The charms of Clairo's debut album Immunity

Immunity retains many of the qualities of her viral single “Pretty Girl”, but adds more intricate production, maturing lyrics and moments of surprise.

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“Eighth grade was never that tight,” Clairo sings in the final line of “Alewife”, the first track on her debut album Immunity. It’s an ironic understatement, ending a song about an averted teenage suicide attempt. It sounds like something a kindly older student would say in Bo Burnham’s movie Eighth Grade, or the sardonic cousin of that famous exhange in The Virgin Suicides: “You’re not even old enough to know how bad life gets.” “Obviously, doctor, you’ve never been a 13-year-old girl.”

Clairo, the musical identity of 21-year-old Claire Cottrill from Massachusetts, first found success after her lo-fi, deadpan music video “Pretty Girl” went viral. Immunity holds many of that song’s charms – mumbled vocals, barely there melodies, crisp drums and wry distance – but adds more intricate production, maturing lyrics and moments of surprise. The boldest songs come as a hat-trick: the vocoder-laced “Closer To You” is a masterclass in disorientating, frustrated longing: angry and distant one moment, tender and soulful the next. The anxious electricity of “North” layers light, floating vocals over distorted fuzz to tentatively explore a stalled relationship. Lead single “Bags” starts with a simple, propulsive combo of drums, bass and vocals, before steadily building contrasting textures that blend together.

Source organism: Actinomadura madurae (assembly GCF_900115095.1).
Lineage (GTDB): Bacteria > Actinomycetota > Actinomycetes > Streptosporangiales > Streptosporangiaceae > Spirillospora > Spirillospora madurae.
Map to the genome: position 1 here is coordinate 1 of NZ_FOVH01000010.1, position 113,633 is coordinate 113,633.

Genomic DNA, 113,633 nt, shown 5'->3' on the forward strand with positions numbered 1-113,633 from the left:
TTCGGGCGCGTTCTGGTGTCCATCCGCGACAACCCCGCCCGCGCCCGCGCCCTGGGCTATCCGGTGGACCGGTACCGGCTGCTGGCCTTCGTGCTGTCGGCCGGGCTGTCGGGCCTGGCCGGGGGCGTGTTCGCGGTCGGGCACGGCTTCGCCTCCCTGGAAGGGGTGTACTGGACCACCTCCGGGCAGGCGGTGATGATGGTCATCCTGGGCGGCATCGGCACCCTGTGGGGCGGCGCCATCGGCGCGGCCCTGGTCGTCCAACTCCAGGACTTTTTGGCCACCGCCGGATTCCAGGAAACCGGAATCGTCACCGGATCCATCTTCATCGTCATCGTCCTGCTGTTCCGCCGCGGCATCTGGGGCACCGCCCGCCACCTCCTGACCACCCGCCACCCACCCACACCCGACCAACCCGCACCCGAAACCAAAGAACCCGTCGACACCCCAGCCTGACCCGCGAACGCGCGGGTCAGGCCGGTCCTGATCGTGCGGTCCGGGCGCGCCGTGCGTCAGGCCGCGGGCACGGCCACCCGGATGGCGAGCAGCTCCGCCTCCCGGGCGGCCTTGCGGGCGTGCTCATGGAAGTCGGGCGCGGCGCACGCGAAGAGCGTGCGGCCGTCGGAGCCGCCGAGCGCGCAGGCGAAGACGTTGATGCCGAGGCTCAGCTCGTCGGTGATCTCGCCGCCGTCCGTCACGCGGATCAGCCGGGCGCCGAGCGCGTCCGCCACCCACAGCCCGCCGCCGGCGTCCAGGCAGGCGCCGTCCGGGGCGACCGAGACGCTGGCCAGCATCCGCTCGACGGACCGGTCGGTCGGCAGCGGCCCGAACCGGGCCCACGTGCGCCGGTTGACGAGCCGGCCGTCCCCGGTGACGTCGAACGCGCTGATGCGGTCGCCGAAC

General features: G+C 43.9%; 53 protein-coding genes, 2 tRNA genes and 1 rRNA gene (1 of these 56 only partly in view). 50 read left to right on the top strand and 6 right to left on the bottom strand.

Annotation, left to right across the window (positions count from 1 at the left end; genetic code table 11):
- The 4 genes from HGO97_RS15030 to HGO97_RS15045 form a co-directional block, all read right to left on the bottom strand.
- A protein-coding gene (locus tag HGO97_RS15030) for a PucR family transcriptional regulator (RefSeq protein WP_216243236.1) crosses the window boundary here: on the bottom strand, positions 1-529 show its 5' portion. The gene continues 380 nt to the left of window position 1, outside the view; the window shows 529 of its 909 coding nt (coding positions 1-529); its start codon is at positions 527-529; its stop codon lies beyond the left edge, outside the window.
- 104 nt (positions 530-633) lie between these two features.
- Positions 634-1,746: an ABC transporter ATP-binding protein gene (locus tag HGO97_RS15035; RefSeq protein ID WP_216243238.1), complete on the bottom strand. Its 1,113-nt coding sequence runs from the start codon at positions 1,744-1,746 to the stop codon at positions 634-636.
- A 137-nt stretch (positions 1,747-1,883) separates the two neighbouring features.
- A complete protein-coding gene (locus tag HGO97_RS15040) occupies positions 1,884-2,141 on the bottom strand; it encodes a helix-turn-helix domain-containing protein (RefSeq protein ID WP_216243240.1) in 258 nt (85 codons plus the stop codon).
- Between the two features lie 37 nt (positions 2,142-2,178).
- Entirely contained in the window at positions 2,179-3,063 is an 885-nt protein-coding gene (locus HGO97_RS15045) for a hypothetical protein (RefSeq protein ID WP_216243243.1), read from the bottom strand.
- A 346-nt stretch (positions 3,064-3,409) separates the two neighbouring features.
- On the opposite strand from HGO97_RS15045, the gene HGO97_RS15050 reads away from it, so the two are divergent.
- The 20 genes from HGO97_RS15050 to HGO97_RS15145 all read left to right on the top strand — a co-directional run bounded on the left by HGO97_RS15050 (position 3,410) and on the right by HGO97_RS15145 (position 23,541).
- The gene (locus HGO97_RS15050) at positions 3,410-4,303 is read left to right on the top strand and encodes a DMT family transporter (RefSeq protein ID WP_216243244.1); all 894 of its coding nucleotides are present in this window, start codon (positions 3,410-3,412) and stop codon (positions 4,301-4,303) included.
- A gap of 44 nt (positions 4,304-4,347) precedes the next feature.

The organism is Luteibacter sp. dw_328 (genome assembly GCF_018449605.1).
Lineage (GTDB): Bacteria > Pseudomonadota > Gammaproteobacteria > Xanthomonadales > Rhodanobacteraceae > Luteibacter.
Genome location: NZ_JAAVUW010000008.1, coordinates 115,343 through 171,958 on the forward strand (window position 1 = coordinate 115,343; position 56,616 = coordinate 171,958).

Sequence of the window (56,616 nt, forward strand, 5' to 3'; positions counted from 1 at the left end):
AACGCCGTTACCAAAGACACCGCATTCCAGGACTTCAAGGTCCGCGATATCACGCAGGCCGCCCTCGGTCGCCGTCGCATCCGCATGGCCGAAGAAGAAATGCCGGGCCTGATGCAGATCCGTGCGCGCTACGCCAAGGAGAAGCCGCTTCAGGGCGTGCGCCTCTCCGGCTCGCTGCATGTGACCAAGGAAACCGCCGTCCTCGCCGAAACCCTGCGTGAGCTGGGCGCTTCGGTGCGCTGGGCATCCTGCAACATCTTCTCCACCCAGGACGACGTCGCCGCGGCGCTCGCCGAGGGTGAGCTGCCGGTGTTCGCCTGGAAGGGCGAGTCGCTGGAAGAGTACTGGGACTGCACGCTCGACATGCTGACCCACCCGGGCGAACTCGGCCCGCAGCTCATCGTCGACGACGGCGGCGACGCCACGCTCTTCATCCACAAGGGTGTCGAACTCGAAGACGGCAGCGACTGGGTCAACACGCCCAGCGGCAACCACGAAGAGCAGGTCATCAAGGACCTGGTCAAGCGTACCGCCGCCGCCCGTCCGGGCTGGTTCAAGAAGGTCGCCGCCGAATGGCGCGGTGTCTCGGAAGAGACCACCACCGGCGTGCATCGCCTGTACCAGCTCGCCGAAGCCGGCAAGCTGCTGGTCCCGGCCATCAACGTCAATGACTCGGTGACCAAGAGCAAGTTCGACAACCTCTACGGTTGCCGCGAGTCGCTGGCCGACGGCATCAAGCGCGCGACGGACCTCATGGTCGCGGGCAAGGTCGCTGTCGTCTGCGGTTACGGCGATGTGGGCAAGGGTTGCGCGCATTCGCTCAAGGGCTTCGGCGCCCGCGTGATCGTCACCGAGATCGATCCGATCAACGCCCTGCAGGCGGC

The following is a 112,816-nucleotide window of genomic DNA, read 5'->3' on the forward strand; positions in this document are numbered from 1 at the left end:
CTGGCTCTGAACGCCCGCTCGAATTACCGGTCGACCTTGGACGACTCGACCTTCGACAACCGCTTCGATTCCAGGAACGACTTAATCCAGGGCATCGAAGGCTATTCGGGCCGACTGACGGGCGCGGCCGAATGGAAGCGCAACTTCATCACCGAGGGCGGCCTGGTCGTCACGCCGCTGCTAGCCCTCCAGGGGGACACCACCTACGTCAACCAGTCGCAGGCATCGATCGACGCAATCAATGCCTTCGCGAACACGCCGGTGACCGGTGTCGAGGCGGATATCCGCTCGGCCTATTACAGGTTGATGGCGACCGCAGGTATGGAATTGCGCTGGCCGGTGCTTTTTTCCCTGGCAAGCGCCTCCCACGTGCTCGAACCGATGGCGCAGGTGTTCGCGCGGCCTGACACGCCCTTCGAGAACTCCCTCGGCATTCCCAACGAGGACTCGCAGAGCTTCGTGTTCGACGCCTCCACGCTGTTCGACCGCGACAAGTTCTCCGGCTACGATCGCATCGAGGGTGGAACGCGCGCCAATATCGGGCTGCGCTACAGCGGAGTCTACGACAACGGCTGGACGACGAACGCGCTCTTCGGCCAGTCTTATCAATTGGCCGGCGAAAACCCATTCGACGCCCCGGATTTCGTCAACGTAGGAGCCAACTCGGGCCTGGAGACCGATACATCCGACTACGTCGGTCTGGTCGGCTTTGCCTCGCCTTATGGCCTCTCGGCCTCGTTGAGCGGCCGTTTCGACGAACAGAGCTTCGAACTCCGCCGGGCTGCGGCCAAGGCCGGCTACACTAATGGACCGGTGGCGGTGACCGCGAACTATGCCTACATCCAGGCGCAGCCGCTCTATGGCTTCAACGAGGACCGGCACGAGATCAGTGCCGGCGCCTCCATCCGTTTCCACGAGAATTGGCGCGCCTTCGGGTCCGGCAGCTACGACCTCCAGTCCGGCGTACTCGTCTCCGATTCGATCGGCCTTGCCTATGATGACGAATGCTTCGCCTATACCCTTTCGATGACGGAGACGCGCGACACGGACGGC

Elsewhere, Immunity is subtle and unexpected. “Sofia” starts off like the Strokes but melts into an electro-pop ballad. “Sinking” explores the singer’s chronic pain through sultry vocal trills with R&B backing. And “Alewife” could end after that reflective eighth grade lyric, but pushes forward instead, adding a new synth melody and scuzzier reverb, becoming more complicated but possibly more hopeful, too.

Anna Leszkiewicz is culture editor of the New Statesman.

This article appears in the 06 September 2019 issue of the New Statesman, The new civil war

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